The two leading health insurer trade groups sent a strongly-worded letter Friday expressing opposition to a controversial conservative provision included in the latest GOP ObamaCare replacement bill.
America's Health Insurance Plans and the Blue Cross Blue Shield Association warned that the provision from Sen. Ted Cruz (R-Texas) would mean "premiums will skyrocket for people with preexisting conditions" and "millions of more individuals will become uninsured."
The letter expresses opposition to a provision, included in the new GOP repeal bill, that would allow insurers to sell plans that do not meet ObamaCare regulations, including the ban on discrimination based on pre-existing conditions, if they also sold plans that did meet the requirements.
Conservatives argue this move would allow younger, healthier people to buy cheaper plans.
The insurers, and many health experts, warn that only sick people would remain in the more expensive, more generous ObamaCare plans, leading to premium spikes for people with pre-existing conditions.
"This would allow the new plans to 'cherry pick' only healthy people from the existing market making coverage unaffordable for the millions of people who need or want comprehensive coverage, including, for example, coverage for prescription drugs and mental health services," the letter states.
The insurers add that the funding in the bill that seeks to bring down costs for people with pre-existing conditions is "insufficient," and even additional funding would not make the provision work.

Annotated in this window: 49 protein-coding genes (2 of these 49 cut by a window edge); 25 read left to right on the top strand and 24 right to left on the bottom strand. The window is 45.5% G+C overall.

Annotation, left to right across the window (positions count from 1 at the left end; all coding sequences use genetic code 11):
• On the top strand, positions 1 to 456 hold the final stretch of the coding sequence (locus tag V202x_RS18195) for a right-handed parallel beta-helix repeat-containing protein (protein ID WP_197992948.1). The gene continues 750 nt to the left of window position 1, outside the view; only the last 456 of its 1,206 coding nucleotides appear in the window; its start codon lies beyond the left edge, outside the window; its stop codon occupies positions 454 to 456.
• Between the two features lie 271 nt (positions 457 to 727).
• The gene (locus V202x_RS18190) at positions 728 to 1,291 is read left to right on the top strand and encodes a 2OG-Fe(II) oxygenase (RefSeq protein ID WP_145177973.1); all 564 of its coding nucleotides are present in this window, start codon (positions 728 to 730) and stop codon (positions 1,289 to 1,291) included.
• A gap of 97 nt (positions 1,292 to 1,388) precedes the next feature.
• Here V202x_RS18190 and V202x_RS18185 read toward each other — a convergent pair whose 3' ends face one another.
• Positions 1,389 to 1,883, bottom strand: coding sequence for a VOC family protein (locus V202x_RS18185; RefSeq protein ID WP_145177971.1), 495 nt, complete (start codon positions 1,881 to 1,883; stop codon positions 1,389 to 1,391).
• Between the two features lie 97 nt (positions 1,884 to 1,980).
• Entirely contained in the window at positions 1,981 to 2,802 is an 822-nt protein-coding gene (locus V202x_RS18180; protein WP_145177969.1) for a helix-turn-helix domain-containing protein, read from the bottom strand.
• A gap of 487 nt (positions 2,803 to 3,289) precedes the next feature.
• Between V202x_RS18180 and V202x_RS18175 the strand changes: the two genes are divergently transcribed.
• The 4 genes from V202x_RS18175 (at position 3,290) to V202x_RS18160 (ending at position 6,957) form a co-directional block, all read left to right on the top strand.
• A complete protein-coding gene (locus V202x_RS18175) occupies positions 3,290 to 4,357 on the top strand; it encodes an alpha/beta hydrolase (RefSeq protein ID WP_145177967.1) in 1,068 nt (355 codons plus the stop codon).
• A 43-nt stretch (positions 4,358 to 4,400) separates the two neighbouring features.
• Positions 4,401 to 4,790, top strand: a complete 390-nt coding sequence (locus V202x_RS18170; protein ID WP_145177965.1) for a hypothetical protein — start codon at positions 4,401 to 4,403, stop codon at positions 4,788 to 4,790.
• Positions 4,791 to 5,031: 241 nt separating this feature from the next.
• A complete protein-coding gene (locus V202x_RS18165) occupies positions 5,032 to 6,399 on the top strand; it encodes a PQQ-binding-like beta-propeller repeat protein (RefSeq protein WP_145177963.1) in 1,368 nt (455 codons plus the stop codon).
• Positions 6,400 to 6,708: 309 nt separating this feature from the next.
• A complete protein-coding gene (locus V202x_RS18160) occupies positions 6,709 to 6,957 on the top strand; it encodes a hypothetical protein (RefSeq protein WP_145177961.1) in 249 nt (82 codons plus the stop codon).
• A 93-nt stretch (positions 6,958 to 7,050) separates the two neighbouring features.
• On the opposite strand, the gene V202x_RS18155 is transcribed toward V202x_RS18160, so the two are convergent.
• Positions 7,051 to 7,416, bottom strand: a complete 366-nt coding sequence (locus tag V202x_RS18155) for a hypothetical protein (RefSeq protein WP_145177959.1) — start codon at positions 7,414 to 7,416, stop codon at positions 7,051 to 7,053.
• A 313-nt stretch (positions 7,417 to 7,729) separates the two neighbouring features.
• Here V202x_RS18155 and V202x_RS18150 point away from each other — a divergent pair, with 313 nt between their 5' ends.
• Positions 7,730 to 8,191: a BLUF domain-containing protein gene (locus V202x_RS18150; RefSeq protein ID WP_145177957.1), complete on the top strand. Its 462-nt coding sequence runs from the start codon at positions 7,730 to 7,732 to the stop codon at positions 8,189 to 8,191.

"As healthy people move to the less-regulated plans, those with significant medical needs will have no choice but to stay in the comprehensive plans, and premiums will skyrocket for people with preexisting conditions," the letter states.
"Finally, this provision will lead to far fewer, if any, coverage options for consumers who purchase their plan in the individual market," the letter adds. "As a result, millions of more individuals will become uninsured."
The rare joint letter from the two major insurer groups is also a departure from insurers' general stance throughout the ObamaCare repeal debate, where they have usually declined to take a firm position either in favor or against the GOP bills.
Several moderate Republicans had previously objected to the Cruz amendment, but many have said they are undecided and still reviewing the revised bill, which includes the provision.